For young alumna Rysa Ruth, her path to a fulfilling career was not exactly a straight line. After graduation from the Wilson College of Textiles in 2017 with a B.S. in Fashion and Textile Design (FTD), she held two diverging positions before moving to New York City to work as an assistant designer and CAD designer at PPI Apparel Group.
“Though each job was in the textile industry, [they were] very different,” she said. “I was able to realize that I am extremely passionate about designing women’s intimate apparel because it is a staple of everyone’s wardrobe. Over the course of history we have seen how women’s underwear is reflective of society norms and changes, from the restraining corset to the liberating No Bra movement to plus size women of color in advertising. It is fascinating to be a part of a category that is so pivotal in defining femininity while being functional.”
While still in high school in Tallahassee, Florida, Ruth created custom dresses and bow ties for her Etsy shop, sewing up to 100 dresses per month. She brought that same energy to college, becoming active in Pi Beta Phi, working as campus manager for screen-printed t-shirt company University Tees, serving as Makerspace student advisor, studying abroad in Florence, Italy and interning with SPANX in creative bra design. She accepted a position as technical design assistant with the shapewear company after graduation, then worked as designer and craftswoman with leather accessories company White Oak Pastures. She joined PPI in June 2019.
We spoke with her about her workday, growing up surrounded by fashion and why she chose to attend the Wilson College of Textiles.
Tell us about your current position.
I design discount women’s intimates, bras, panties and shapewear. We work on private label accounts and licenses for off-price retailers. My job consists of the design work from the inception of a garment until we hand it off to the factory to make a first prototype.
During a day at work, I am constantly switching between Adobe Illustrator and Photoshop. I create repeat prints for bras and panties that are factory ready. I also create flat sketches in Illustrator that show the details of the pieces, then bring them into Photoshop to color them up and make the garments look more realistic. Once we have confirmed the colors and silhouettes, I create tech packs in PLM (product lifecycle management) to send to the factories. The tech packs include every detail needed to make the garments from the sketch to the color of the elastic to images of reference garments for construction details. My job requires me to pay high attention to detail because we move quickly but must have everything correct for the buyers and factories. I also have to be able to use my creative eye to know when something looks off and provide alternatives to be sure we provide the most on brand and aesthetically pleasing product.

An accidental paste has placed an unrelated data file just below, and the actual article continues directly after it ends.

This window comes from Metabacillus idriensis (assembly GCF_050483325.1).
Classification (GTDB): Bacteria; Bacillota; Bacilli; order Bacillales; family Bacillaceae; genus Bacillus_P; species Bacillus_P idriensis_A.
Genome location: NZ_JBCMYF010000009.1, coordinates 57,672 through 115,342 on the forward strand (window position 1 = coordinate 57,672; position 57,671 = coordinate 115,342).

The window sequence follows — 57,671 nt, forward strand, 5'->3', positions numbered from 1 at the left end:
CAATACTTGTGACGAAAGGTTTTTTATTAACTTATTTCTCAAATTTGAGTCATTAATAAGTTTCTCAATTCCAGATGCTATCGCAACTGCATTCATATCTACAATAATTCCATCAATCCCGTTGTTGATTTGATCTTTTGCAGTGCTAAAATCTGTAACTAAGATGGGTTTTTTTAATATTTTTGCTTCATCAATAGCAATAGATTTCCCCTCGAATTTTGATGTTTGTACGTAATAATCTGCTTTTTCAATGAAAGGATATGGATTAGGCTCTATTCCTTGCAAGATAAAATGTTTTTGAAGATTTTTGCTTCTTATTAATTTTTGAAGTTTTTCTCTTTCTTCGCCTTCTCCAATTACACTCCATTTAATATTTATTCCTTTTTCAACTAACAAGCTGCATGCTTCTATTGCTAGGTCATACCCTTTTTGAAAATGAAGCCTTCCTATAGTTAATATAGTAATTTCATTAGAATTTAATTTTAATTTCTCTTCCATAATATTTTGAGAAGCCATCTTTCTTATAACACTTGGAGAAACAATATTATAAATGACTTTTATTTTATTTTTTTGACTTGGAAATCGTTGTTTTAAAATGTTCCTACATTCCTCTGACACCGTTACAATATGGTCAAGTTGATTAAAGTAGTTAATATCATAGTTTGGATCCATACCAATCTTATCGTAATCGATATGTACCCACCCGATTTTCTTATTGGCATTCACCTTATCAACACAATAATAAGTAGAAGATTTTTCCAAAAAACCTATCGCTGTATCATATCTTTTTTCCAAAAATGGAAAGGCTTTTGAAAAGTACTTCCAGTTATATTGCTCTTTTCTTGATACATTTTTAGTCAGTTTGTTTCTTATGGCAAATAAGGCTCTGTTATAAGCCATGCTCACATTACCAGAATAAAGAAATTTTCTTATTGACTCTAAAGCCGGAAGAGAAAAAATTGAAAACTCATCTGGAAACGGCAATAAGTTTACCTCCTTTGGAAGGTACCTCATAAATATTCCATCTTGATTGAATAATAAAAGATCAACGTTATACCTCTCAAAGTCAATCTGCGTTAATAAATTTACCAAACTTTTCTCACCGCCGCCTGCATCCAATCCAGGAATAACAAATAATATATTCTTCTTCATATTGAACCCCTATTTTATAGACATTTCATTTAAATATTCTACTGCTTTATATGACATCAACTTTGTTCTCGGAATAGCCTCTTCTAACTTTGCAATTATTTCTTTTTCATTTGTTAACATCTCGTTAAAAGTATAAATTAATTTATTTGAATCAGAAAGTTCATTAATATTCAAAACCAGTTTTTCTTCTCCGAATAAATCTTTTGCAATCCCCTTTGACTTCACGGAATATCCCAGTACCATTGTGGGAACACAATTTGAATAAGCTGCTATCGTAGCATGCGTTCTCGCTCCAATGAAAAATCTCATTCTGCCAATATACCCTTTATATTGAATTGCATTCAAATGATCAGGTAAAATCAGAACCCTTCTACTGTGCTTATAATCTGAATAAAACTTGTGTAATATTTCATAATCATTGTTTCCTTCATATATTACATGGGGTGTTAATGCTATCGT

What drew you to textiles?
I think textiles are so important, because we interact with them every day of our lives but take them for granted. Most people don’t think about where their clothes come from, so I wanted to be a part of the industry that creates items in our everyday environment.
Why did you choose to attend Wilson College of Textiles?
I wanted to attend a large state university and study fashion design, which limited my options. I knew I wanted the college experience that comes with attending a state university, such as a large diverse campus, attending football games, and joining Greek life. In addition, I knew NC State would provide me with access to incredible resources to broaden my knowledge of fashion and the textile industry. In addition, I wanted to go to school out of state to expose myself to experiences and get out of my comfort zone.